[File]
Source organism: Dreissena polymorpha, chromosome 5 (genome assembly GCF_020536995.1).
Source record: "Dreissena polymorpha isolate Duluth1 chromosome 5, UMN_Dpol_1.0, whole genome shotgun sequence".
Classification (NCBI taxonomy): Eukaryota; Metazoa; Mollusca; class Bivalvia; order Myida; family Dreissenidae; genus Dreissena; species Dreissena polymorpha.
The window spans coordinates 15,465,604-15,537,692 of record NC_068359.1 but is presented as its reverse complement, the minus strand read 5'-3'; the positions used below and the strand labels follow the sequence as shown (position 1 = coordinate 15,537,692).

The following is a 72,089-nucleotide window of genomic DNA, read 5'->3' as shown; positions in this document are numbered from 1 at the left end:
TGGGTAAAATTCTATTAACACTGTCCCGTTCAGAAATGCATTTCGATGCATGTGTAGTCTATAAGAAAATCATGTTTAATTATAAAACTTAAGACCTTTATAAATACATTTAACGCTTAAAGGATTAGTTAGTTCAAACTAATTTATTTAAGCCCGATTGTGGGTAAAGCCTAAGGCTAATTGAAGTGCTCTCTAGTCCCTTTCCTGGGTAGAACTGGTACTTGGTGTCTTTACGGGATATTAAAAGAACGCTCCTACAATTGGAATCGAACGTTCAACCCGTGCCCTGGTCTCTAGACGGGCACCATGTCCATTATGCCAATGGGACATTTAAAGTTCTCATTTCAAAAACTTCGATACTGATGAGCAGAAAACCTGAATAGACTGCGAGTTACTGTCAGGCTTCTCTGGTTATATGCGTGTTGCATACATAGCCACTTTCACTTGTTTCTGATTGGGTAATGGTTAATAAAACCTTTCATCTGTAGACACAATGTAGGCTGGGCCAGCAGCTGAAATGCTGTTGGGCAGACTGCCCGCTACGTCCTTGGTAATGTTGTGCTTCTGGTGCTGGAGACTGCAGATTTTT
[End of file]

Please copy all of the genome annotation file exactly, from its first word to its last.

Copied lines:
Source organism: Dreissena polymorpha, chromosome 5 (genome assembly GCF_020536995.1).
Source record: "Dreissena polymorpha isolate Duluth1 chromosome 5, UMN_Dpol_1.0, whole genome shotgun sequence".
Classification (NCBI taxonomy): Eukaryota; Metazoa; Mollusca; class Bivalvia; order Myida; family Dreissenidae; genus Dreissena; species Dreissena polymorpha.
The window spans coordinates 15,465,604-15,537,692 of record NC_068359.1 but is presented as its reverse complement, the minus strand read 5'-3'; the positions used below and the strand labels follow the sequence as shown (position 1 = coordinate 15,537,692).

The following is a 72,089-nucleotide window of genomic DNA, read 5'->3' as shown; positions in this document are numbered from 1 at the left end:
TGGGTAAAATTCTATTAACACTGTCCCGTTCAGAAATGCATTTCGATGCATGTGTAGTCTATAAGAAAATCATGTTTAATTATAAAACTTAAGACCTTTATAAATACATTTAACGCTTAAAGGATTAGTTAGTTCAAACTAATTTATTTAAGCCCGATTGTGGGTAAAGCCTAAGGCTAATTGAAGTGCTCTCTAGTCCCTTTCCTGGGTAGAACTGGTACTTGGTGTCTTTACGGGATATTAAAAGAACGCTCCTACAATTGGAATCGAACGTTCAACCCGTGCCCTGGTCTCTAGACGGGCACCATGTCCATTATGCCAATGGGACATTTAAAGTTCTCATTTCAAAAACTTCGATACTGATGAGCAGAAAACCTGAATAGACTGCGAGTTACTGTCAGGCTTCTCTGGTTATATGCGTGTTGCATACATAGCCACTTTCACTTGTTTCTGATTGGGTAATGGTTAATAAAACCTTTCATCTGTAGACACAATGTAGGCTGGGCCAGCAGCTGAAATGCTGTTGGGCAGACTGCCCGCTACGTCCTTGGTAATGTTGTGCTTCTGGTGCTGGAGACTGCAGATTTTT